Equestrian Medical Safety Association


Frequently Asked Questions

Equine Safety Questions

  • Will lightning scare my horse?

    Jim and Jo With HelmetIt might, but more importantly, lightning can kill you. A lightning bolt is 54,000 degrees Fahrenheit and heats the surrounding air to 18,000 degrees F, twice the temperature of the sun. It is hot enough to fuse sand into glass. The typical lightning bolt is 1 gigavolt ( 1000 million volts). It seeks the path of least electrical resistance, ie: metal (horseshoes, bits, stirrups), or the tallest object (a rider on a horse, a tree).
  • How do I prevent being caught in a thunderstorm?

    I suggest that prior to planning a trail ride, or before riding outside that you get a good weather briefing. If you missed your local TV forecast, just go to www.weather.com or www.wunderground.com and look at the local forecast.

    Since the exact time of local thunderstorms cannot be predicted, if there is a possibility of a storm you should keep a frequent eye to the sky and get back to a safe location before the storm hits. In most parts of the country the majority of summer thunderstorms start in late morning, so an early ride makes sense.
  • If I am caught outdoors in a thunderstorm, how do I keep safe?

    Avoid being the path of least electrical resistance. Keep away from water. Avoid high ground. Avoid metal objects like fences and poles. Avoid being under a tree; 25% of all outdoor lightning fatalities happened to people under trees. Crouch down. Keep away from other people by at least 15 feet so if one of you is hit others can provide help or CPR. Do not stand under a tree or a partially open shelter.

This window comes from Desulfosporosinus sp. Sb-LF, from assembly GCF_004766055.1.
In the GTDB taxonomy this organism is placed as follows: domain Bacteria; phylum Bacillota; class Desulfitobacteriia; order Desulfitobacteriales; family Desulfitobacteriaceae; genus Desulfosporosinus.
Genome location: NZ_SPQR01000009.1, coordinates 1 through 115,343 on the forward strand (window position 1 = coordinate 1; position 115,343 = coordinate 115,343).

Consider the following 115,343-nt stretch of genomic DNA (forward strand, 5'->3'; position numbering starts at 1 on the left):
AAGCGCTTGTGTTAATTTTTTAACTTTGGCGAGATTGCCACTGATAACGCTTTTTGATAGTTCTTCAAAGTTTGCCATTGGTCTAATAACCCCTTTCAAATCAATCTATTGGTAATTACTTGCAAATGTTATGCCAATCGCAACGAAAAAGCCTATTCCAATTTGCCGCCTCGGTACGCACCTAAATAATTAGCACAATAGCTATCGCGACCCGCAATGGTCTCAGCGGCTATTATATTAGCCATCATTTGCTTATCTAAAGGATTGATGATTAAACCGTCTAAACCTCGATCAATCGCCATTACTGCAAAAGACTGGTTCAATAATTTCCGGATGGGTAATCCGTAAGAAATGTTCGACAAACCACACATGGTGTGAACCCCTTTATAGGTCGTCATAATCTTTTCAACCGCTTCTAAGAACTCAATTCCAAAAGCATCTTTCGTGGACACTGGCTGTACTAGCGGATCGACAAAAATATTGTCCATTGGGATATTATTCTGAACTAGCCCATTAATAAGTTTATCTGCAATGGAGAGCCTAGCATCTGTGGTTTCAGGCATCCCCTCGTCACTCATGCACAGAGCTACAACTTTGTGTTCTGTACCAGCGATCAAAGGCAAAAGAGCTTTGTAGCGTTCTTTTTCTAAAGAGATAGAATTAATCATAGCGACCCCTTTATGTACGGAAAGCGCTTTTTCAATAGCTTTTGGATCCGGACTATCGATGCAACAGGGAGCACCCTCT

• What can I do to protect my horse from lightning?

    The best advice is to steer clear of a dangerous situation. Plan ahead! Failing that, at least one expert recommends that you put distance between yourself and your horse, since is likely to be carrying metal. If a thunderstorm is advancing toward you, and you can see it – flee it! If you can hear it – clear it!
  • How do I get my rider to wear a helmet

    There are numerous excuses for not wearing a helmet: they are not cool, I don’t feel free, gives bad hair, uncomfortable, people I admire don’t wear one, real cowboys don wear one and so on. They are heard in every activity where wearing a helmet can reduce or mitigate head injury.

    As bicycles are used more for commuting and loaner bikes are available, state legislators have gotten in the act for riders when they are on public highways. We need a community ground swell. The reasons for helmet use don’t change the use, nor does the importance of wearing one every time.

    The trick to changing attitudes is to find the tipping point for the specific individual or group. A tipping point is the point in the system or process where a significant and non-reversible change takes place. The personal negatives of helmet use become unimportant and consistent wearing of one is an every time you get on a horse reality.

    Find/engage role models. Use instructors and peers who wear and require those with them to wear helmets, accept parenting responsibility and adult modeling learn from knowledge of injury and devastation from head injury. Purchase only ASTM certified helmets and decorate them to suit your taste, helmets don’t have to be boarding. Be sure the helmet fits, figure out how to keep it clean enough not to be disgusting and wear it every time. There are no excuses.

    The riders4helmets (LINK) discussion of several riders from many disciplines is worth a look.
  • Helmet Fit

    There are videos about how to fit a helmet in our media library. On the Education page under Helmet Fit there are additional resources to help you fit ore evaluate the fit of a helmet.